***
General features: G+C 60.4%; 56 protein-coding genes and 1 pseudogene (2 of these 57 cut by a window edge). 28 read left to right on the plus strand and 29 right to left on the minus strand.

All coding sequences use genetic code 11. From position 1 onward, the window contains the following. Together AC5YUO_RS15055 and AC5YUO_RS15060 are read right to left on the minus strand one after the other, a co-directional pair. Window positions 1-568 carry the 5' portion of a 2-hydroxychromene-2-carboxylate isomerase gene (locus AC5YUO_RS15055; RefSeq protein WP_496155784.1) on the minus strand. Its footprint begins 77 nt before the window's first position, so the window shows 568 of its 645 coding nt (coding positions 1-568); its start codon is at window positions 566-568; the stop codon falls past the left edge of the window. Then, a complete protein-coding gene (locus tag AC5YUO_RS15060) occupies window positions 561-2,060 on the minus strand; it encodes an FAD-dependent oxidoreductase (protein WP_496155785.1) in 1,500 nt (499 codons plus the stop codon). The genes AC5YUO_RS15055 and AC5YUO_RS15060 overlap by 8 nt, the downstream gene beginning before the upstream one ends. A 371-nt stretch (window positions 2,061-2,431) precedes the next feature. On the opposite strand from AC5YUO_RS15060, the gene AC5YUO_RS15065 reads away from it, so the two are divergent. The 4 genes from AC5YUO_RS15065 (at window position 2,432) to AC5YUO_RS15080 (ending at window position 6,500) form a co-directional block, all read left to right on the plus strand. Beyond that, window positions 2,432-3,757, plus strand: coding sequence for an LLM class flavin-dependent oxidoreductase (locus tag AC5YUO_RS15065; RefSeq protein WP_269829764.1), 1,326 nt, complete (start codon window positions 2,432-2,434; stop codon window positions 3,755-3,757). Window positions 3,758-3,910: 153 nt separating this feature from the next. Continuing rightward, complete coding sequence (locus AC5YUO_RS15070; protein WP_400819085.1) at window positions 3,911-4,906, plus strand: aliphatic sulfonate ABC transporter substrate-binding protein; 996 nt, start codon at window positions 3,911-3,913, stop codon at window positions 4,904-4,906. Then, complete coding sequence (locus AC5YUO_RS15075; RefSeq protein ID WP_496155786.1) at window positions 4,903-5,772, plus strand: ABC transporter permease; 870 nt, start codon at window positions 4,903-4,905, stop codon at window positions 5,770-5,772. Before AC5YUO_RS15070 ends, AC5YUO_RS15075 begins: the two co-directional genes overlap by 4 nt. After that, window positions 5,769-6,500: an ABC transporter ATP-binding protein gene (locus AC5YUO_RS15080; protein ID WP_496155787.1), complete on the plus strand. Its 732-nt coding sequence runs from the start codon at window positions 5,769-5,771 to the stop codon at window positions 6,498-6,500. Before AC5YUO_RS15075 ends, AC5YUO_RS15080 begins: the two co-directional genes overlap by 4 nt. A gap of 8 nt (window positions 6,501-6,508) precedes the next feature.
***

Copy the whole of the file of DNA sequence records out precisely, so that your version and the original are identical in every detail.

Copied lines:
General features: G+C 60.4%; 56 protein-coding genes and 1 pseudogene (2 of these 57 cut by a window edge). 28 read left to right on the plus strand and 29 right to left on the minus strand.

All coding sequences use genetic code 11. From position 1 onward, the window contains the following. Together AC5YUO_RS15055 and AC5YUO_RS15060 are read right to left on the minus strand one after the other, a co-directional pair. Window positions 1-568 carry the 5' portion of a 2-hydroxychromene-2-carboxylate isomerase gene (locus AC5YUO_RS15055; RefSeq protein WP_496155784.1) on the minus strand. Its footprint begins 77 nt before the window's first position, so the window shows 568 of its 645 coding nt (coding positions 1-568); its start codon is at window positions 566-568; the stop codon falls past the left edge of the window. Then, a complete protein-coding gene (locus tag AC5YUO_RS15060) occupies window positions 561-2,060 on the minus strand; it encodes an FAD-dependent oxidoreductase (protein WP_496155785.1) in 1,500 nt (499 codons plus the stop codon). The genes AC5YUO_RS15055 and AC5YUO_RS15060 overlap by 8 nt, the downstream gene beginning before the upstream one ends. A 371-nt stretch (window positions 2,061-2,431) precedes the next feature. On the opposite strand from AC5YUO_RS15060, the gene AC5YUO_RS15065 reads away from it, so the two are divergent. The 4 genes from AC5YUO_RS15065 (at window position 2,432) to AC5YUO_RS15080 (ending at window position 6,500) form a co-directional block, all read left to right on the plus strand. Beyond that, window positions 2,432-3,757, plus strand: coding sequence for an LLM class flavin-dependent oxidoreductase (locus tag AC5YUO_RS15065; RefSeq protein WP_269829764.1), 1,326 nt, complete (start codon window positions 2,432-2,434; stop codon window positions 3,755-3,757). Window positions 3,758-3,910: 153 nt separating this feature from the next. Continuing rightward, complete coding sequence (locus AC5YUO_RS15070; protein WP_400819085.1) at window positions 3,911-4,906, plus strand: aliphatic sulfonate ABC transporter substrate-binding protein; 996 nt, start codon at window positions 3,911-3,913, stop codon at window positions 4,904-4,906. Then, complete coding sequence (locus AC5YUO_RS15075; RefSeq protein ID WP_496155786.1) at window positions 4,903-5,772, plus strand: ABC transporter permease; 870 nt, start codon at window positions 4,903-4,905, stop codon at window positions 5,770-5,772. Before AC5YUO_RS15070 ends, AC5YUO_RS15075 begins: the two co-directional genes overlap by 4 nt. After that, window positions 5,769-6,500: an ABC transporter ATP-binding protein gene (locus AC5YUO_RS15080; protein ID WP_496155787.1), complete on the plus strand. Its 732-nt coding sequence runs from the start codon at window positions 5,769-5,771 to the stop codon at window positions 6,498-6,500. Before AC5YUO_RS15075 ends, AC5YUO_RS15080 begins: the two co-directional genes overlap by 4 nt. A gap of 8 nt (window positions 6,501-6,508) precedes the next feature.